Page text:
Lot 337
  • 337

Chaïm Soutine

250,000 - 350,000 GBP
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  • Chaïm Soutine
  • Le Grand faisan
  • signed Soutine (lower right)
  • oil on canvas
  • 27.7 by 100.3cm., 10 7/8 by 39 1/2 in.


Paul Guillaume, Paris
Galerie Bernheim-Jeune, Paris (until 1928)
Dr Jacques Soubiès, Paris (from 1928; sale: Hôtel Drouot, Paris, 13th December 1940, lot 86)
Dr Lucien Kléman, Paris
Private Collection, Europe
Acquired from the above by the present owner in 2008


Paris, Galerie de France, Rétrospective Soutine, 1894-1943, 1945, no. 13
Paris, Maison de la Pensée Française, Soutine, 1894-1943, 1956, no. 14
Paris, Galerie Charpentier, Cent Tableaux de Soutine, 1959, no. 47
Los Angeles, County Museum of Art, Chaïm Soutine, 1893-1943, 1968, no. 68, illustrated in the catalogue
New York, Cheim & Read, The New Landscape / The New Still Life:  Soutine and Modern Art, 2006, illustrated in colour in the catalogue
Munich, Galerie Thomas, Chaïm Soutine: The Passion of Painting, 2009, illustrated in colour in the catalogue


Pierre Courthion, Soutine, Peintre du Déchirant, Lausanne, 1972, figure D, illustrated p. 250
Maurice Tuchman, Esti Dunow & Klaus Perls, Chaïm Soutine (1893-1943), Catalogue raisonné, Werkverzeichnis, Cologne, 1993, vol. I, no. 113, illustrated p. 491


The canvas is lined. UV examination reveals an irregular line of retouching along the upper edge, and some further retouching along the lower edge and lower part of the right edge. There is some old varnish which fluoresces in places, predominantly to the lower right corner. There is a small area of paint shrinkage to the lower centre of the composition and a diagonal scuff to the varnish of the white pigment to the right half of the canvas. This work is in overall good condition.
"In response to your inquiry, we are pleased to provide you with a general report of the condition of the property described above. Since we are not professional conservators or restorers, we urge you to consult with a restorer or conservator of your choice who will be better able to provide a detailed, professional report. Prospective buyers should inspect each lot to satisfy themselves as to condition and must understand that any statement made by Sotheby's is merely a subjective, qualified opinion. Prospective buyers should also refer to any Important Notices regarding this sale, which are printed in the Sale Catalogue.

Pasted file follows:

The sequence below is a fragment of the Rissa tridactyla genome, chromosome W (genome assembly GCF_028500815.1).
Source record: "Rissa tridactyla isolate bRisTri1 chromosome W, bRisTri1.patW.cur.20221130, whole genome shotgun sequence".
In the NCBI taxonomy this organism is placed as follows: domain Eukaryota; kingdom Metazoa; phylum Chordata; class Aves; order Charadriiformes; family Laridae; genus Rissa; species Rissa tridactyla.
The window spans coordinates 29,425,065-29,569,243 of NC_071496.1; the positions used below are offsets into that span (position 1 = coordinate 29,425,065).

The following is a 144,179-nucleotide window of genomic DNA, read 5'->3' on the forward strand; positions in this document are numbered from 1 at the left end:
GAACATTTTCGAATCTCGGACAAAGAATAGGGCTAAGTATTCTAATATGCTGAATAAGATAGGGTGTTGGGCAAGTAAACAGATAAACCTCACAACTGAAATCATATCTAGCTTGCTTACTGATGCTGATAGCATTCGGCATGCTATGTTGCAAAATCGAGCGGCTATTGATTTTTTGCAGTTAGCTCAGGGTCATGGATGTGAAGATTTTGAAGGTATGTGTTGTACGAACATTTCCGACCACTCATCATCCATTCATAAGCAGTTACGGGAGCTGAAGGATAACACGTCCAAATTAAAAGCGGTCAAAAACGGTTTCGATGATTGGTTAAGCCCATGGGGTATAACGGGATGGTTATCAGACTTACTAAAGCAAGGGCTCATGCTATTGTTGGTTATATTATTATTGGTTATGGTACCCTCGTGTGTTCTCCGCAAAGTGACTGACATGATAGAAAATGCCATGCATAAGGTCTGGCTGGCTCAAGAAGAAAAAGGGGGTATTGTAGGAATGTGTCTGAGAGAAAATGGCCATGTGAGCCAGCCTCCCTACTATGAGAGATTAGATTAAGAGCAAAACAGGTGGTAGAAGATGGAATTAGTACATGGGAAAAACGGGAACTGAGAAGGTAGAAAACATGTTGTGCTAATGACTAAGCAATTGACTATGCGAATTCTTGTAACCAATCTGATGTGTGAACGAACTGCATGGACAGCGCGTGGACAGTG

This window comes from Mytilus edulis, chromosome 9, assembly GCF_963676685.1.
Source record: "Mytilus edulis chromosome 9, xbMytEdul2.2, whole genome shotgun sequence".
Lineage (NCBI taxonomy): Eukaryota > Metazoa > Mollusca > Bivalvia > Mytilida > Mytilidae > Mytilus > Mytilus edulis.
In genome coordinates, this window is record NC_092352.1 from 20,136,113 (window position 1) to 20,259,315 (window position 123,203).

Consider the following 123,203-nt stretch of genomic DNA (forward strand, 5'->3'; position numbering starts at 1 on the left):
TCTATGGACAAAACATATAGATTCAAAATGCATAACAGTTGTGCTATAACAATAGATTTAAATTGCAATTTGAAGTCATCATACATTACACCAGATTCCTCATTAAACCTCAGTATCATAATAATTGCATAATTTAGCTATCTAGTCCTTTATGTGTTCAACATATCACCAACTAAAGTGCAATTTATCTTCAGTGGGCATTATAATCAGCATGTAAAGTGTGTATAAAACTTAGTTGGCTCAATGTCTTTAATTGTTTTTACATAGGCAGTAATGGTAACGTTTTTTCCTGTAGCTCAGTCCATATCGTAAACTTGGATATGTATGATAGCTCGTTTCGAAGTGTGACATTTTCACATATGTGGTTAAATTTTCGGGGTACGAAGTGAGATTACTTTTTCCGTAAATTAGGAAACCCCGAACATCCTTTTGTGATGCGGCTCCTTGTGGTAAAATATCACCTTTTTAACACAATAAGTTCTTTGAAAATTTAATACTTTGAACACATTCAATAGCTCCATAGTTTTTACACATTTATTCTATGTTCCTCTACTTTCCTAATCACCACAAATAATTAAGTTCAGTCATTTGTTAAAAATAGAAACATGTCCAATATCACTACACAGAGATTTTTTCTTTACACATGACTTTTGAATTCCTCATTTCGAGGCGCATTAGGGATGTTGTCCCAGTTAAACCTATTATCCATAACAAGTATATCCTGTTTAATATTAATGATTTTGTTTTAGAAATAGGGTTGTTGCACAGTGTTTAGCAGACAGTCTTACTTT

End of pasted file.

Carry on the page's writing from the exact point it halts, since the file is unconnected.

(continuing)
Catalogue Note

Painted during a period of fervent artistic output circa 1927-29, Le Grand faisan, forms part of Chaïm Soutine’s celebrated series portraying pheasants. This was a subject which fascinated the artist due to the bird’s multicoloured and brilliant plumage which Soutine sought to convey with his inimitable style, grasp of vibrant colour and understanding of form. Moving to a farmhouse near the small town of Le Blanc in the mid-1920s, situated on the river Creuse in central France, provided the impetus Soutine needed to renew his artistic production and provide fresh material for his art. The art dealer Léopold Zborowski rented the farmhouse for his artists, and Soutine spent several summers there with the Zborowskis' assistant Paulette Jourdain and their cook Amélie; Zborowski and his wife Anna also often came to visit. Billy Klüver and Julie Martin have discussed the inspiration behind Soutine’s painting of pheasants and birds: ‘They lived in the two-story farmhouse, whose ground level, as was common, was a barnlike space with a dirt floor. The farmers kept their animals in part of the space, and despite the smell, Soutine painted in another part of the space. Paulette would walk to the neighbouring farms to select birds for Soutine to paint’ (Billy Klüver and Julie Martin, 'Chaim Soutine: An Illustrated Biography', in An Expressionist in Paris: The Paintings of Chaim Soutine (exhibition catalogue), The Jewish Museum, New York, 1998, p. 104).

Within the present work, Soutine’s instinctive, visceral painting style imbues the scene of the pheasant laid down on a white sheet with a sinuous movement and energy. The rapidly dashed brush marks contrast with the stillness of the bird, laid down across the whole surface of the painting as the central subject of the composition. Soutine successfully conveys an atmosphere that is simultaneously an authentic evocation of silence with an intimate vision of a psychological state, whilst the dead bird evokes the macabre spectacle of death and beauty.